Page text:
The model for formation of the spliceosome active site involves an ordered, stepwise assembly of discrete snRNP particles on the pre-mRNA substrate. The first recognition of pre-mRNAs involves U1 snRNP binding to the 5' end splice site of the pre-mRNA and other non-snRNP associated factors to form the commitment complex, or early (E) complex in mammals. The commitment complex is an ATP-independent complex that commits the pre-mRNA to the splicing pathway. U2 snRNP is recruited to the branch region through interactions with the E complex component U2AF (U2 snRNP auxiliary factor) and possibly U1 snRNP. In an ATP-dependent reaction, U2 snRNP becomes tightly associated with the branch point sequence (BPS) to form complex A. A duplex formed between U2 snRNP and the pre-mRNA branch region bulges out the branch adenosine specifying it as the nucleophile for the first transesterification.
The presence of a pseudouridine residue in U2 snRNA, nearly opposite of the branch site, results in an altered conformation of the RNA-RNA duplex upon the U2 snRNP binding. Specifically, the altered structure of the duplex induced by the pseudouridine places the 2' OH of the bulged adenosine in a favorable position for the first step of splicing. The U4/U5/U6 tri-snRNP (see Figure 1) is recruited to the assembling spliceosome to form complex B, and following several rearrangements, complex C is activated for catalysis. It is unclear how the tri-snRNP is recruited to complex A, but this process may be mediated through protein-protein interactions and/or base pairing interactions between U2 snRNA and U6 snRNA.
Upon recruitment of the tri-snRNP, several RNA-RNA rearrangements precede the first catalytic step and further rearrangements occur in the catalytically active spliceosome. Several of the RNA-RNA interactions are mutually exclusive; however, it is not known what triggers these interactions, nor the order of these rearrangements. The first rearrangement is probably the displacement of U1 snRNP from the 5' splice site and formation of a U6 snRNA interaction. It is known that U1 snRNP is only weakly associated with fully formed spliceosomes, and U1 snRNP is inhibitory to the formation of a U6-5' splice site interaction on a model of substrate oligonucleotide containing a short 5' exon and 5' splice site. Binding of U2 snRNP to the branch point sequence (BPS) is one example of an RNA-RNA interaction displacing a protein-RNA interaction. Upon recruitment of U2 snRNP, the branch binding protein SF1 in the commitment complex is displaced since the binding site of U2 snRNA and SF1 are mutually exclusive events.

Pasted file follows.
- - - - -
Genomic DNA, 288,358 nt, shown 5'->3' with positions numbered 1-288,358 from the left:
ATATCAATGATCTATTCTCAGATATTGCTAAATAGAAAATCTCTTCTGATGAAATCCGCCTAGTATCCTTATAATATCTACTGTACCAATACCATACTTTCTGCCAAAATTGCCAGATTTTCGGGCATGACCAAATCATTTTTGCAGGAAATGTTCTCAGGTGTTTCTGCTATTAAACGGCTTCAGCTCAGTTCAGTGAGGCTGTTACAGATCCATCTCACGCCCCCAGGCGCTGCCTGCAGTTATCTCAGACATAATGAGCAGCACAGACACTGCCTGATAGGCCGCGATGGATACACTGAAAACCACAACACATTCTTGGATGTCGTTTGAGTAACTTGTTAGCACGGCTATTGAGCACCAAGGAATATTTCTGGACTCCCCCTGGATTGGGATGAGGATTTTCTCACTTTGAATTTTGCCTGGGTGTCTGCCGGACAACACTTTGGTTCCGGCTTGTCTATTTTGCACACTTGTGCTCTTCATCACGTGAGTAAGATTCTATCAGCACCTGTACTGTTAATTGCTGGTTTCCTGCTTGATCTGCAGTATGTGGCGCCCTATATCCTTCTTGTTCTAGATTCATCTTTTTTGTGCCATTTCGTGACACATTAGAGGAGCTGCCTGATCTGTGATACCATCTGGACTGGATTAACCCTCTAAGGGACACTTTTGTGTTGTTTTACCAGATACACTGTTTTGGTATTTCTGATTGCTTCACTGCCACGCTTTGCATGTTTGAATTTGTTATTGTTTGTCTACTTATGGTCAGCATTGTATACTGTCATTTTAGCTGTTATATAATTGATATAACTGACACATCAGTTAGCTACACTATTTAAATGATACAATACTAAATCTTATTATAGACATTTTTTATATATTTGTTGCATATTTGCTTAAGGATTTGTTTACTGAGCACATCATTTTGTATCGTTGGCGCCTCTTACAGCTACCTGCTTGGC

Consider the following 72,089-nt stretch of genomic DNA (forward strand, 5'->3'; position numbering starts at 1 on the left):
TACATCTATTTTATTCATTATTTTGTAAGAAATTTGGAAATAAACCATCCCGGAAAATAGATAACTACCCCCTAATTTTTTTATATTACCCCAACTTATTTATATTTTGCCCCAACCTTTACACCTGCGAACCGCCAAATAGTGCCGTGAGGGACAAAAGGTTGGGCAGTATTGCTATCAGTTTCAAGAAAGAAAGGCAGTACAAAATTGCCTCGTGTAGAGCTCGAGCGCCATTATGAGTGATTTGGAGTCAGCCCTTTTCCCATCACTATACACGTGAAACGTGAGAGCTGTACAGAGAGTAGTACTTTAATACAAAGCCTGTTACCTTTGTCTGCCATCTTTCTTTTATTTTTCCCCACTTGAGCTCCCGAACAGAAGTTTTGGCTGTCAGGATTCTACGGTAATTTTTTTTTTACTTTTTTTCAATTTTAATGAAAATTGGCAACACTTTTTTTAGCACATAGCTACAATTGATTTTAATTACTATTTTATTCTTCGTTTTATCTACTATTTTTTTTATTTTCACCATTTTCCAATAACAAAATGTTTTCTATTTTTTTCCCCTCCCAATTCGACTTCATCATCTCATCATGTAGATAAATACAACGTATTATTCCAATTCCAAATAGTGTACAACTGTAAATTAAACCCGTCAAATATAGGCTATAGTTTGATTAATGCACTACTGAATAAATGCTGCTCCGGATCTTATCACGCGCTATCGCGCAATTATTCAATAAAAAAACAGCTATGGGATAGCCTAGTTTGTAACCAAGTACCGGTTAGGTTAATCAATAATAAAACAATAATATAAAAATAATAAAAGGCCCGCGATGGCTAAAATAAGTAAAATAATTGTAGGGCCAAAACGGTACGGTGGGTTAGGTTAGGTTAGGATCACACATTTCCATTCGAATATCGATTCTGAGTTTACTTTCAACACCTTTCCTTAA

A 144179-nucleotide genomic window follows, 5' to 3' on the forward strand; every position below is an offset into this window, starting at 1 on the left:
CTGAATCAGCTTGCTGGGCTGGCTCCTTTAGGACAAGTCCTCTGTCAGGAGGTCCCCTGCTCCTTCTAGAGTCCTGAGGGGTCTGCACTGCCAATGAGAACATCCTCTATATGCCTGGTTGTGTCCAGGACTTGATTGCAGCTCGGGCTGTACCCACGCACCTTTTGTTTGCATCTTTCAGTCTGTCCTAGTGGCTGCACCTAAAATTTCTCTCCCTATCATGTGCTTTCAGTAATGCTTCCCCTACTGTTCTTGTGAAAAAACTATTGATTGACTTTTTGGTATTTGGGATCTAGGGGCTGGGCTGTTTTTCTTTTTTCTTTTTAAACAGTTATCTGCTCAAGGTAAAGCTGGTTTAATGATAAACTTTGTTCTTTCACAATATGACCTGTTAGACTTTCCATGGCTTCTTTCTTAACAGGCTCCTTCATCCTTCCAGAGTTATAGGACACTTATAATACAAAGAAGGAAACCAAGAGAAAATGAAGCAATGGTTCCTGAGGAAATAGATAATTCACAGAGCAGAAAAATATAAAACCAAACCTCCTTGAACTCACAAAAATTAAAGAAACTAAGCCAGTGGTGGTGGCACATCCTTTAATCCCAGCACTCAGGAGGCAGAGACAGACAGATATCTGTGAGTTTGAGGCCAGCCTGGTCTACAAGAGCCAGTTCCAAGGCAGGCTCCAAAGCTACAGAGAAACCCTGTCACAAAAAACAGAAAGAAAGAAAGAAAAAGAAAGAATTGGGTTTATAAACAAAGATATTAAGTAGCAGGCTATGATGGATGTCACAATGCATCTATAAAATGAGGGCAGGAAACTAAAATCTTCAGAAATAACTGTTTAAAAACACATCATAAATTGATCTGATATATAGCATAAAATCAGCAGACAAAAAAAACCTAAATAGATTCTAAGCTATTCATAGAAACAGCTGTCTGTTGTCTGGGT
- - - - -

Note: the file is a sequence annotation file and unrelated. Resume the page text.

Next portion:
Within the U2 snRNA, there are other mutually exclusive rearrangements that occur between competing conformations. For example, in the active form, stem loop IIa is favored; in the inactive form a mutually exclusive interaction between the loop and a downstream sequence predominates. It is unclear how U4 is displaced from U6 snRNA, although RNA has been implicated in spliceosome assembly, and may function to unwind U4/U6 and promote the formation of a U2/U6 snRNA interaction. The interactions of U4/U6 stem loops I and II dissociate and the freed stem loop II region of U6 folds on itself to form an intramolecular stem loop and U4 is no longer required in further spliceosome assembly. The freed stem loop I region of U6 base pairs with U2 snRNA forming the U2/U6 helix I. However, the helix I structure is mutually exclusive with the 3' half of an internal 5' stem loop region of U2 snRNA.
Some eukaryotes have a second spliceosome, the so-called minor spliceosome. A group of less abundant snRNAs, U11, U12, U4atac, and U6atac, together with U5, are subunits of the minor spliceosome that splices a rare class of pre-mRNA introns, denoted U12-type. The minor spliceosome is located in the nucleus like its major counterpart, though there are exceptions in some specialised cells including anucleate platelets and the dendroplasm (dendrite cytoplasm) of neuronal cells.